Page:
Elimination of surgical drains following robotic-assisted partial nephrectomy

  • Amanda E. Kahn
  • Ashley M. Shumate
  • Colleen T. Ball
  • David D. ThielEmail author
Original Article


To prospectively evaluate outcomes of robotic-assisted partial nephrectomy (RAPN) following elimination of surgical drains. 100 consecutive drainless RAPN performed by a single surgeon were analyzed following a previously published quantitative assessment of drain creatinine/serum creatinine ratios. This cohort was compared to 100 preceding RAPN with drains. Variables analyzed included pre-operative patient/tumor characteristics and post-operative outcomes including post-operative estimated glomerular filtration rate (eGFR), length of hospital stay (LOS), and complications. There was no significant difference in median patient age, sex, body mass index, ASA score, or pre-operative eGFR between the two groups. The preceding 100 patients with drains did have larger median renal size (3.5 vs 2.6 cm, p < 0.001), higher median RENAL scores (9 vs 8, p < 0.001), and longer warm ischemia time (21 vs 18 min, p = 0.004). Patients without drains had shorter median LOS (2.0 days vs 3.0 days, p < 0.001), fewer Grade III or higher post-operative complications (4% vs 10%, p = 0.007), and no difference in 1 month percent change in eGFR (− 13% vs − 11%, p = 0.84). After adjusting for confounding variables there was no difference in LOS (OR 1.50, p = 0.31), Grade III–V complications (OR 1.49, p = 0.63), or 1 month percent change in eGFR (OR 2.3, p = 0.41) between the two groups. One patient in the drainless group required a post-operative drain for a urine leak diagnosed 10 days following RAPN. Omission of drains is safe in RAPN and does not appear to offer a clinical advantage.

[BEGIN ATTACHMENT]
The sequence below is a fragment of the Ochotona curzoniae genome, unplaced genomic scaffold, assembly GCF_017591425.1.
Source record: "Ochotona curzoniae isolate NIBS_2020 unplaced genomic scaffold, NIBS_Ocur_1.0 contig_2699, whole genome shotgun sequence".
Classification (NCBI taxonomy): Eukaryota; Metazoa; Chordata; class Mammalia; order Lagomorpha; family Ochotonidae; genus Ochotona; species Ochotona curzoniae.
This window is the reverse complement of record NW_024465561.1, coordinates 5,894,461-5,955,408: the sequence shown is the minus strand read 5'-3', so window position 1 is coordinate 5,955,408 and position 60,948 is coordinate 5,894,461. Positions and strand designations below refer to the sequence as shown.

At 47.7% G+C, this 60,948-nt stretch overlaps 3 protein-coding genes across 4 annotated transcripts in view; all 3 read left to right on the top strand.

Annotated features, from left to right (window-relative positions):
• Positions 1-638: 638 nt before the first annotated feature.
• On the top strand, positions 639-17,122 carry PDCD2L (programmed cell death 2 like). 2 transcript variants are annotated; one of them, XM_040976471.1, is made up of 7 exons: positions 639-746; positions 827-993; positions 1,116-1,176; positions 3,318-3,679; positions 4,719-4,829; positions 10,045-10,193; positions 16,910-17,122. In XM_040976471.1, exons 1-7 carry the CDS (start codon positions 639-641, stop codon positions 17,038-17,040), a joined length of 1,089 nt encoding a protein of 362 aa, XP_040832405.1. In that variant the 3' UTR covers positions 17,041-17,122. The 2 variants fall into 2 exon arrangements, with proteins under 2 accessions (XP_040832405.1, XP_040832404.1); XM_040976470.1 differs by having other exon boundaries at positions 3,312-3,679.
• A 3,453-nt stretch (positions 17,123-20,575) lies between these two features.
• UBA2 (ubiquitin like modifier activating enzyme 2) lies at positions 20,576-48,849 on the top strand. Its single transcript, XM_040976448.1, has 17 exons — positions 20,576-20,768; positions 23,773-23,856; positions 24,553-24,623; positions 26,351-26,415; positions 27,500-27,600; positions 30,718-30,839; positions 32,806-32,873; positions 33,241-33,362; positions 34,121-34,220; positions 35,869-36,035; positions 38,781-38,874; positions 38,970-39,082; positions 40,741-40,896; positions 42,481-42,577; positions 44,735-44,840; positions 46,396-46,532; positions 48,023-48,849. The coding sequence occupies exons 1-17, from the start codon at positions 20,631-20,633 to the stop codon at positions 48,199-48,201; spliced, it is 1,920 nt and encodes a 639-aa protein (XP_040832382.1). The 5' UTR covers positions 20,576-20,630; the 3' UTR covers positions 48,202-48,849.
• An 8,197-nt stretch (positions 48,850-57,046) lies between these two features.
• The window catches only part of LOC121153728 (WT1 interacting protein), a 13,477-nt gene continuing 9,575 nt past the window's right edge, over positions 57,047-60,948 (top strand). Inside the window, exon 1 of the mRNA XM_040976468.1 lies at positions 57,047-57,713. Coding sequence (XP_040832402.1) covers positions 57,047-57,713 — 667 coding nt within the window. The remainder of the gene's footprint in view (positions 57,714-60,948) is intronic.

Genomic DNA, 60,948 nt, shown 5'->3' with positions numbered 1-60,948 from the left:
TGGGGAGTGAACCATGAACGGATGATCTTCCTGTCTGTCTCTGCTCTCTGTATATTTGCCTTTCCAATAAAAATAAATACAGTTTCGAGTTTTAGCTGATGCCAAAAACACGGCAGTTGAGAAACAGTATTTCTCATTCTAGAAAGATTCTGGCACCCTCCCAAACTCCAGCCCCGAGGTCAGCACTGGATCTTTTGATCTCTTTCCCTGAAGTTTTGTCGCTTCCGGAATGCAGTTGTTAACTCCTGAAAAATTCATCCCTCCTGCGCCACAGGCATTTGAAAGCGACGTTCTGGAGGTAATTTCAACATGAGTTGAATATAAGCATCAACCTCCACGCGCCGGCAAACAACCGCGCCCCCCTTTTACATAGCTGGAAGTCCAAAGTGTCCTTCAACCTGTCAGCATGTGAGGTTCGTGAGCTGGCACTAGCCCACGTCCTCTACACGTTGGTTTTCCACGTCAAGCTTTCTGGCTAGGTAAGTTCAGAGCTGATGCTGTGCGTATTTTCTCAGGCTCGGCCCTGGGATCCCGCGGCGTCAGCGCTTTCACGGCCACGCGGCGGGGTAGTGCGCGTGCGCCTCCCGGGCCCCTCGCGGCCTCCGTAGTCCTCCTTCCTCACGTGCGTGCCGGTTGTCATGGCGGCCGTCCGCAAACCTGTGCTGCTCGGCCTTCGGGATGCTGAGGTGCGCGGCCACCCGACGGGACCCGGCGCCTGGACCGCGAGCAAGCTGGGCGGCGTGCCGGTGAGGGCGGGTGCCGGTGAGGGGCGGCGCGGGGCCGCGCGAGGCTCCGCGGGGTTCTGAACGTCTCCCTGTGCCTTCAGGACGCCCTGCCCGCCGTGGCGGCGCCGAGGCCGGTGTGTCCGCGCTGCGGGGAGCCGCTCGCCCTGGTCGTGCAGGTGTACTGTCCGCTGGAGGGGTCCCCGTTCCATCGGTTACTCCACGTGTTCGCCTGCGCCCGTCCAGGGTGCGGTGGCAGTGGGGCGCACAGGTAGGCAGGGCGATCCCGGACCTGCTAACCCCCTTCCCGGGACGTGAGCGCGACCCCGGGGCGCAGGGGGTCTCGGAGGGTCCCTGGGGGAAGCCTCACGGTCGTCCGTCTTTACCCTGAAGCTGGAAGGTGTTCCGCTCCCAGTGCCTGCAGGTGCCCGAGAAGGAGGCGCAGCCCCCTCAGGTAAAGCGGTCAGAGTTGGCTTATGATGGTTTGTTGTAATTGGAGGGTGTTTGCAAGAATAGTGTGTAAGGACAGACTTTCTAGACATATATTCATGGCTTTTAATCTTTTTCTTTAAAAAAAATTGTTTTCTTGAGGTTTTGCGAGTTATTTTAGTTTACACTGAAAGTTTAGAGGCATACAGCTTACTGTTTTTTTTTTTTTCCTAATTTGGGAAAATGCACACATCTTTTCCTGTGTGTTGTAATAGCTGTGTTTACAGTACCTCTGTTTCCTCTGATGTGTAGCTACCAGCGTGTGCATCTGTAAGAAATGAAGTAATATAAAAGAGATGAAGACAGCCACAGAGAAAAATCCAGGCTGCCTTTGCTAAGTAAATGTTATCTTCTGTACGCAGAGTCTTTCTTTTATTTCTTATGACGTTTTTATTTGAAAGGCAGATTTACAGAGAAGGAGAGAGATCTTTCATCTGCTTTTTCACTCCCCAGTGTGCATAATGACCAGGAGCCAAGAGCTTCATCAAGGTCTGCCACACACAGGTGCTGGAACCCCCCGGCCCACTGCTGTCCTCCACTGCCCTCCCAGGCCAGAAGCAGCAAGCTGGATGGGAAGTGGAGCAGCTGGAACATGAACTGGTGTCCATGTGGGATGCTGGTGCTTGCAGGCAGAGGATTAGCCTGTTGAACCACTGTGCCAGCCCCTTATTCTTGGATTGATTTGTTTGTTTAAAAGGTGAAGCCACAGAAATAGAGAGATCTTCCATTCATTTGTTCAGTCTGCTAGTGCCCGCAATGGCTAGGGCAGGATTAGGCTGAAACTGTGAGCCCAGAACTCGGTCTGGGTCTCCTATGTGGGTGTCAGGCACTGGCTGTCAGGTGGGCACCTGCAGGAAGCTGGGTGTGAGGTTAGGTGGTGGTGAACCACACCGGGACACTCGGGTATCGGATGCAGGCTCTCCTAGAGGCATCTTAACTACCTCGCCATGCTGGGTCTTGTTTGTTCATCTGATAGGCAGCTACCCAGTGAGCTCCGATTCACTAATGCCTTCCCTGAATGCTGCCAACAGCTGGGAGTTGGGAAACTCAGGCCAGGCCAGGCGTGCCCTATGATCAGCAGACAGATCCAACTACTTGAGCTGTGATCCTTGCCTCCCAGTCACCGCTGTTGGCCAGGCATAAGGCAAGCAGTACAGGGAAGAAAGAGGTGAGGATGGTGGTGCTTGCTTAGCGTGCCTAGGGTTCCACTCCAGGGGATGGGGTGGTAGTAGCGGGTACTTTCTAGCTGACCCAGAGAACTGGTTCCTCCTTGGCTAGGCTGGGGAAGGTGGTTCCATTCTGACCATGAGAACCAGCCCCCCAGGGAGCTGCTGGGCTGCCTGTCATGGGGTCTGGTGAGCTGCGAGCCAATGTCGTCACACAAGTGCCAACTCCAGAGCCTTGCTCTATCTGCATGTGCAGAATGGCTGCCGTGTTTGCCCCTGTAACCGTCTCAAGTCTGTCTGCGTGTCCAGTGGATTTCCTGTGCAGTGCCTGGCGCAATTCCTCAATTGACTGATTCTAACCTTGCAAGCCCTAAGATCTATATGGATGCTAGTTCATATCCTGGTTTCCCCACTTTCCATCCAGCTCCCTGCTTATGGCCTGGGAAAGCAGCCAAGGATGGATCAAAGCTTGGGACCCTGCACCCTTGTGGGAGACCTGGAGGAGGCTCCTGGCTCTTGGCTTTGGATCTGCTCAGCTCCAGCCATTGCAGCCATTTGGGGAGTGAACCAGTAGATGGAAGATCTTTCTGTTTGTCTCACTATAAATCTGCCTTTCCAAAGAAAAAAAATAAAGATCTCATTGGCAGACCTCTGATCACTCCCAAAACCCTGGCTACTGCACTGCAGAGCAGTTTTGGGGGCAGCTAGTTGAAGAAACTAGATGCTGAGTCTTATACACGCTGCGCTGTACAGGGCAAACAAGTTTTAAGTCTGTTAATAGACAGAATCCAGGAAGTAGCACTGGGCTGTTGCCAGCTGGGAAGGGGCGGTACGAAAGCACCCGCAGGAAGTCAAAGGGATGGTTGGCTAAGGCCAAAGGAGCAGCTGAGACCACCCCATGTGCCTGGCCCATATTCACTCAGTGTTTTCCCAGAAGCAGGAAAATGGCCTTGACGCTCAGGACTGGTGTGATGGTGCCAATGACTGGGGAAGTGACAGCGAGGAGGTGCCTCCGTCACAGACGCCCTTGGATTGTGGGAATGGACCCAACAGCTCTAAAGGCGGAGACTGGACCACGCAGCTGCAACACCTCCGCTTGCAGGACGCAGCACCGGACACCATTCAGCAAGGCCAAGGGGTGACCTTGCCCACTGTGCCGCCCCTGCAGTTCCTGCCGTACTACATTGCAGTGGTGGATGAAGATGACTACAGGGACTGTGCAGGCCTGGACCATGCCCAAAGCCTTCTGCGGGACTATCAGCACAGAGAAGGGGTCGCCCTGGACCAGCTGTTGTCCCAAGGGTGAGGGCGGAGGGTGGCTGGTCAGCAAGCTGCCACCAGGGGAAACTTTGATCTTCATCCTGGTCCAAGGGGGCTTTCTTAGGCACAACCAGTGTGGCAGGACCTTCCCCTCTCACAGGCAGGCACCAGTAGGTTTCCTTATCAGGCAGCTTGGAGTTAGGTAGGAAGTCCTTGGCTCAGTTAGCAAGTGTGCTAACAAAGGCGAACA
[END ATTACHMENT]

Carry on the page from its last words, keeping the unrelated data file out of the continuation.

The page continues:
Robotic surgery Partial nephrectomy Renal lesion Drain Renal cell carcinoma 




Compliance with ethical standards

Conflict of interest

Authors Amanda E. Kahn, Ashley M. Shumate, Colleen T. Ball, and David D. They declare that they have no conflict of interest.

Informed consent

All procedures followed were in accordance with the ethical standards of the responsible committee on human experimentation (institutional and national) and with the Helsinki Declaration of 1975, as revised in 2000. Informed consent was obtained from all patients for being included in the study.


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Copyright information

© Springer-Verlag London Ltd., part of Springer Nature 2019

Authors and Affiliations

  1. 1.Department of UrologyMayo Clinic FloridaJacksonvilleUSA
  2. 2.Division of Biomedical Statistics and InformaticsMayo ClinicJacksonvilleUSA

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